It’s important to organize meetings, calls, and letters to both your state representatives and senators that you support criminal justice reform and specifically name what that includes such as Ending Mandatory Minimum’s drug convictions and returning sentences to Judges, CORI Reform including reducing the number of years employers can see CORI’s to 7 years on felonies and 3 years on misdemeanors, reducing ending fines and fees like the $65 a month fee those on probation must pay, raising the threshold for what’s a felony from the 30 year old $250 level up to $1500, Diversion to Treatment, Juvenile Expungement and Raising the Age of Juvenile Court coverage.

–Thanks to Lew Finfer and Jobs not Jails for this update. Please submit YOUR post for this blog to emit.susan@gmail.com.

Post CSG- we need you at May 15 meeting

From Mass. Criminal Justice Reform Coalition

“There is no issue more worthy of our efforts, and no time left for inaction.”
Massachusetts is at a crossroads. For years, leaders at the highest levels of state government have been promising to take on comprehensive criminal justice reform; to mine the data, to develop policies based on what we need and what is proven to work, and to bring these proposals forward for a vote. In the summer of 2015, we saw a first step in this direction when the Speaker of the House, the Senate President, the Governor, and the Chief Justice of the Supreme Judicial Court united to commission the Council of State Governments (CSG) to review and analyze our criminal justice system data and the outcomes we are producing.
 What the CSG found was staggering. Fewer than half of those incarcerated in state prisons complete the recidivism-reduction programming recommended for them prior to their release. People involved in the criminal justice system (at every stage) have high substance abuse and/or mental health treatment needs that are going unaddressed. Our state lacks a standardized system for collecting data at all levels of the justice system, making tracking trends and outcomes difficult. Of course, making changes to all of these aspects of our system should be a priority.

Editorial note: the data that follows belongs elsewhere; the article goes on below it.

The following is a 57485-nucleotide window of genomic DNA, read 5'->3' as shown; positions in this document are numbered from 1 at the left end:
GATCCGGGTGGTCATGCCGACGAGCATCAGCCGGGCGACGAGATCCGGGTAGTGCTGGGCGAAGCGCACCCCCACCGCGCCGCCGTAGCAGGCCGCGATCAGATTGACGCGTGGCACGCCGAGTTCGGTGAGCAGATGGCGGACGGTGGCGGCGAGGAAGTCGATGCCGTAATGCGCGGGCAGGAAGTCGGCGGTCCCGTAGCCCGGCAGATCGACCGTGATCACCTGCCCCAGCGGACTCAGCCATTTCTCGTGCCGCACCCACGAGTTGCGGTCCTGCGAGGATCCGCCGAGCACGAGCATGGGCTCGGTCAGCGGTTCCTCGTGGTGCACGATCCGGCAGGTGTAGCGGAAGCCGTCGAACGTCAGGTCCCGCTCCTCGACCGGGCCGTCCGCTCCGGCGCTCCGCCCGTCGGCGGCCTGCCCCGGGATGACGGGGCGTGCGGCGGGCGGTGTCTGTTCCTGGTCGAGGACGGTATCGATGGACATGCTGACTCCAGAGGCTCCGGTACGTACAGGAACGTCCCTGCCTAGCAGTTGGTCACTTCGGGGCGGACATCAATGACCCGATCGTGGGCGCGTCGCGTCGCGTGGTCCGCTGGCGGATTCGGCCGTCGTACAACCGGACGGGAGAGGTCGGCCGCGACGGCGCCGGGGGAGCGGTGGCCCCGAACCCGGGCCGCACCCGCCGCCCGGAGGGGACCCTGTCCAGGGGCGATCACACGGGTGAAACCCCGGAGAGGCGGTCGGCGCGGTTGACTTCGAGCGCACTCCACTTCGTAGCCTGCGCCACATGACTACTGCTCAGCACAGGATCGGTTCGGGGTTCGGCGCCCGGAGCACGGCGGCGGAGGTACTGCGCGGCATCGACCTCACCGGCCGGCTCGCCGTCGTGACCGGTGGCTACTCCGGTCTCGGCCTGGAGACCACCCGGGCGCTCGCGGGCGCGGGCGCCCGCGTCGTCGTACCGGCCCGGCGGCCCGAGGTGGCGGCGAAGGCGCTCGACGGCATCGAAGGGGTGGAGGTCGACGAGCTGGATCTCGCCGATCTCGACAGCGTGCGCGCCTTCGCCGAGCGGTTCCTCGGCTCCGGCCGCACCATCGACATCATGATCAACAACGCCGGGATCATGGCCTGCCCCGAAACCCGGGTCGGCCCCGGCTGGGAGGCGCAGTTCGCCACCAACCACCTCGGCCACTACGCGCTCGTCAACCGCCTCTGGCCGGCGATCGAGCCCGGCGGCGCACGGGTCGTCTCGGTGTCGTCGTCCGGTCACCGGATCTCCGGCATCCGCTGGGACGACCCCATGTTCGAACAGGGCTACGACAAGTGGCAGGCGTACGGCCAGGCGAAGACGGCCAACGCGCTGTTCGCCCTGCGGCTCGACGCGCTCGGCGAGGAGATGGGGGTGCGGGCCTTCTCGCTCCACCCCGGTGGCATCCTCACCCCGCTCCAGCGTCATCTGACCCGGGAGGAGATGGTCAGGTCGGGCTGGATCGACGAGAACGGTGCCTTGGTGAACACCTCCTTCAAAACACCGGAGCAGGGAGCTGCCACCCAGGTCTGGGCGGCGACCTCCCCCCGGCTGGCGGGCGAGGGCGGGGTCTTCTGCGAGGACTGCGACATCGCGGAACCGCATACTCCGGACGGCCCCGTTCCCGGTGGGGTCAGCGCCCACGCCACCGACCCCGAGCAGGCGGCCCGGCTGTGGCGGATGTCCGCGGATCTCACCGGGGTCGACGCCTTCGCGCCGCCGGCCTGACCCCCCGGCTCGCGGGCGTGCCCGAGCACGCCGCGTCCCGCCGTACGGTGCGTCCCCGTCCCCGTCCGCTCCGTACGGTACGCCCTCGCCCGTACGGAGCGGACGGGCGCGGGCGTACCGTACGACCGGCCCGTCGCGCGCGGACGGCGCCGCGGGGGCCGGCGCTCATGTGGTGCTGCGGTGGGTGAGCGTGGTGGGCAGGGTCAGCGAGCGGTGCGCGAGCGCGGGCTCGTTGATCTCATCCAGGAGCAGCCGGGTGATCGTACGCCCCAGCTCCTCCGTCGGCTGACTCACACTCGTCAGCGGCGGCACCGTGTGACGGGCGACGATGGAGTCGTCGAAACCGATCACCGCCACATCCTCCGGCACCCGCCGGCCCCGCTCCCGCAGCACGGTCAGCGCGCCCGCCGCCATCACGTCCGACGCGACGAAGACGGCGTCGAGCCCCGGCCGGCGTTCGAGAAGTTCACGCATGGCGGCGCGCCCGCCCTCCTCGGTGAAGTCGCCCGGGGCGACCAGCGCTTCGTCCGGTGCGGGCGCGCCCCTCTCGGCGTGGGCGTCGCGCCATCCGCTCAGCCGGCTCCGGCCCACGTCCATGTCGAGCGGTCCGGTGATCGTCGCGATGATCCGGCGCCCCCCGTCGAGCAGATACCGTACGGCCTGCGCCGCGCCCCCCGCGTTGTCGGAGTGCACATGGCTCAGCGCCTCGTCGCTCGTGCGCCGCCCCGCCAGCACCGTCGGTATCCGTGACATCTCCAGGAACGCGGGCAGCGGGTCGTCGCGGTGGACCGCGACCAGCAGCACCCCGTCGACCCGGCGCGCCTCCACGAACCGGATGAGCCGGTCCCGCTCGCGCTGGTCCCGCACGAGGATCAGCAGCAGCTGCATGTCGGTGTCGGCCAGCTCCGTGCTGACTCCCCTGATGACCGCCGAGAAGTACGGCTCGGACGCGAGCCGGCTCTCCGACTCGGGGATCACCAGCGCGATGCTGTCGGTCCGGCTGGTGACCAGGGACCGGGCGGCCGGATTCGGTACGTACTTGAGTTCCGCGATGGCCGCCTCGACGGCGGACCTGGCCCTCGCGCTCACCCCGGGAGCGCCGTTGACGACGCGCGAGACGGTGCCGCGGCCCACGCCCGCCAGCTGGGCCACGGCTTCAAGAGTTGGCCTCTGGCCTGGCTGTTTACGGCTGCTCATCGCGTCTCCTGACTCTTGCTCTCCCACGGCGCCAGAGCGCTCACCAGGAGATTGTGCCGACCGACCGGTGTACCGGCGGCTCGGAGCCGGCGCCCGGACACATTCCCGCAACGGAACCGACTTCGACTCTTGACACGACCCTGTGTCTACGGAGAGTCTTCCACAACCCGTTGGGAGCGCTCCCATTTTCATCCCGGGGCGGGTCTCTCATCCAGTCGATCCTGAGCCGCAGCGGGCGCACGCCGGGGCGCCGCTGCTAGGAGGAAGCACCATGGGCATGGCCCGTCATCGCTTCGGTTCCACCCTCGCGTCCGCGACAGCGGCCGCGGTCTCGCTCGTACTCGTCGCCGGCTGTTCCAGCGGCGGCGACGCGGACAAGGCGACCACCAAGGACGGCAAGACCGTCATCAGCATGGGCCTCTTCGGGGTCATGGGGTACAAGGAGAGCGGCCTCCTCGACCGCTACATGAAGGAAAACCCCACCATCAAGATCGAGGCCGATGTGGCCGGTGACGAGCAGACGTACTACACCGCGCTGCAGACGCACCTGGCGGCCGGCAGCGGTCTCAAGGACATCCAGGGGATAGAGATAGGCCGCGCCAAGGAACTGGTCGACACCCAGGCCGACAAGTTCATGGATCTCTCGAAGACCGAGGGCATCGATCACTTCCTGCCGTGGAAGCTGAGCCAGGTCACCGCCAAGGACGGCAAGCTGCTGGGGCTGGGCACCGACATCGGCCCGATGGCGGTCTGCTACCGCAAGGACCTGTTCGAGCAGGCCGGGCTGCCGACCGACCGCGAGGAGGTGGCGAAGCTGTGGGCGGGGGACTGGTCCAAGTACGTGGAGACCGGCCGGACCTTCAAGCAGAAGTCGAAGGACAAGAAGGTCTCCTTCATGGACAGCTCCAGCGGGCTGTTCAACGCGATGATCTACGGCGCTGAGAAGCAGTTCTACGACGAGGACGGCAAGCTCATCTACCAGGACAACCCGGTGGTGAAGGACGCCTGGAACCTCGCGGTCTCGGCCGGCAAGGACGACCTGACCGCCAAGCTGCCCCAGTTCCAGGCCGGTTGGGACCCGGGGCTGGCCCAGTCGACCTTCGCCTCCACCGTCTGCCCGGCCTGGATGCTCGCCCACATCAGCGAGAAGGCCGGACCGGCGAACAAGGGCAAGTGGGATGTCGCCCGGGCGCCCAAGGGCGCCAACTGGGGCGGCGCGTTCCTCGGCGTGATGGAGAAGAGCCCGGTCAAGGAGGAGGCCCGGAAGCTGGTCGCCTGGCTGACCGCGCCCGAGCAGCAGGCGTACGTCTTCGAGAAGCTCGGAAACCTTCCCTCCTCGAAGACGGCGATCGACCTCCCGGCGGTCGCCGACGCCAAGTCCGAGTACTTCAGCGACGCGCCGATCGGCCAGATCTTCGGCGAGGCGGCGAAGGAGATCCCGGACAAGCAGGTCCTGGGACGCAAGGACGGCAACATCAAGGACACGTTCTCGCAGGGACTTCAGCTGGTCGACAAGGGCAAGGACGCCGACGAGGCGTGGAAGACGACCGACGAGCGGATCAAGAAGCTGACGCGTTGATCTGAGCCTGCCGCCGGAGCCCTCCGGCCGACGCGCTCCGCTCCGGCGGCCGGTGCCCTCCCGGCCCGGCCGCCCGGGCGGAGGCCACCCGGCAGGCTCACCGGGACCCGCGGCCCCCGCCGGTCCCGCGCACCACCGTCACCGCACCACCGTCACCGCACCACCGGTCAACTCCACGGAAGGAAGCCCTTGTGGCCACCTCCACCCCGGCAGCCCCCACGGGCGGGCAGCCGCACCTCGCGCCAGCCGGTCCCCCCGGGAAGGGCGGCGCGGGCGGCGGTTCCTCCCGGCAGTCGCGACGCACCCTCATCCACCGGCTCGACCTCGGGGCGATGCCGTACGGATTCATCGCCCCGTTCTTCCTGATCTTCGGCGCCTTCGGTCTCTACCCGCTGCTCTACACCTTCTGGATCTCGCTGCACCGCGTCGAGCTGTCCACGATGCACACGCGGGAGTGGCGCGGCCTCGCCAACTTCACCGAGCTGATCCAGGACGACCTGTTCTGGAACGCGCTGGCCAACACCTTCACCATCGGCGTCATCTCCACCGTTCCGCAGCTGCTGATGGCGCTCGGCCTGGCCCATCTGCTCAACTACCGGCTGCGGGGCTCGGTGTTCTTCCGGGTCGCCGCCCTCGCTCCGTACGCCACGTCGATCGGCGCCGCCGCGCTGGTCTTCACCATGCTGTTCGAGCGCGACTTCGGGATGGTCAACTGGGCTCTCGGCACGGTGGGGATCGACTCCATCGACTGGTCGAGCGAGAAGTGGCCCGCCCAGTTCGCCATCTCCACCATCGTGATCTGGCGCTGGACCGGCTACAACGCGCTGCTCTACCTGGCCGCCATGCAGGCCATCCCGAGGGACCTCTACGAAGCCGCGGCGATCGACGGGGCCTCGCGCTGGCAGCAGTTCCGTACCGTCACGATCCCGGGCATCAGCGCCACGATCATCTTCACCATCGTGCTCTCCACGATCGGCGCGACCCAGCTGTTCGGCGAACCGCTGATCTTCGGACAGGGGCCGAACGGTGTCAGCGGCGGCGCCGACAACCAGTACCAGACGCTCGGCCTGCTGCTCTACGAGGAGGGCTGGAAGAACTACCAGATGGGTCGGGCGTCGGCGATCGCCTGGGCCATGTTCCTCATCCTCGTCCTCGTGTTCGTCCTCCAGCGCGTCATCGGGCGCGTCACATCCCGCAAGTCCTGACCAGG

But what the CSG didn’t find, or rather, what it was never tasked with looking into, is just as troubling. Absent from the CSG study was any focus on front-end problems, like the cash-bail and pretrial process, or sentencing reforms, like eliminating mandatory minimum sentences in drug cases and raising the felony threshold for low-level property crimes. Without a holistic look at how our justice system operates, from the beginning of the pipeline to the end, we are bound to continue the kinds of costly, racially disproportionate, and unjust policies that have brought us to the realities we’re facing today.
 
While Massachusetts is sometimes lauded for a low overall incarceration rate compared to other states, we must look, again, at what this perspective leaves out. Incarceration in every US state is significantly higher than in many other countries. Our own incarceration rate has tripled since the 1980s, before the “tough on crime” era picked up steam, and exceeds that of China, Canada, and Germany by significant margins. For some perspective, if the Bay State was a country, we’d be among the top 15% highest per capita incarcerators in the world.
 
Where our own residents are concerned, decades of racially biased sentencing policies have had an overwhelming and irrefutable impact on communities of color, both in regard to the individuals we are locking up and to the neighborhoods they leave behind. While Blacks and Latinos make up less than one-fifth of the state population, they account for more than half of the incarcerated population in our state, and they represent about 75% of those convicted of drug crimes that carry a mandatory minimum sentence. Addressing these issues must also be a priority.